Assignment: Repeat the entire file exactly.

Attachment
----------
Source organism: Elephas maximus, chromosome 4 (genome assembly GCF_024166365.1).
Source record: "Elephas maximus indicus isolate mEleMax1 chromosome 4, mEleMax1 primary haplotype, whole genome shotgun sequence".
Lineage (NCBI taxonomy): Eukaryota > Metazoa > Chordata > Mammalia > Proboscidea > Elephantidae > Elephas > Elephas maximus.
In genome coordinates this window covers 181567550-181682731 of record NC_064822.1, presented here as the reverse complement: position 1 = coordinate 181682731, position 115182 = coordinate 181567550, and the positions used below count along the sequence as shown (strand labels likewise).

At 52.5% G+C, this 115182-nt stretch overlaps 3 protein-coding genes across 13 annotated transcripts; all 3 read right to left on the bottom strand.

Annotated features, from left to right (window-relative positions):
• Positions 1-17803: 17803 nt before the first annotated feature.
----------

Source organism: Elephas maximus, chromosome 4 (genome assembly GCF_024166365.1).
Source record: "Elephas maximus indicus isolate mEleMax1 chromosome 4, mEleMax1 primary haplotype, whole genome shotgun sequence".
Lineage (NCBI taxonomy): Eukaryota > Metazoa > Chordata > Mammalia > Proboscidea > Elephantidae > Elephas > Elephas maximus.
In genome coordinates this window covers 181567550-181682731 of record NC_064822.1, presented here as the reverse complement: position 1 = coordinate 181682731, position 115182 = coordinate 181567550, and the positions used below count along the sequence as shown (strand labels likewise).

At 52.5% G+C, this 115182-nt stretch overlaps 3 protein-coding genes across 13 annotated transcripts; all 3 read right to left on the bottom strand.

Annotated features, from left to right (window-relative positions):
• Positions 1-17803: 17803 nt before the first annotated feature.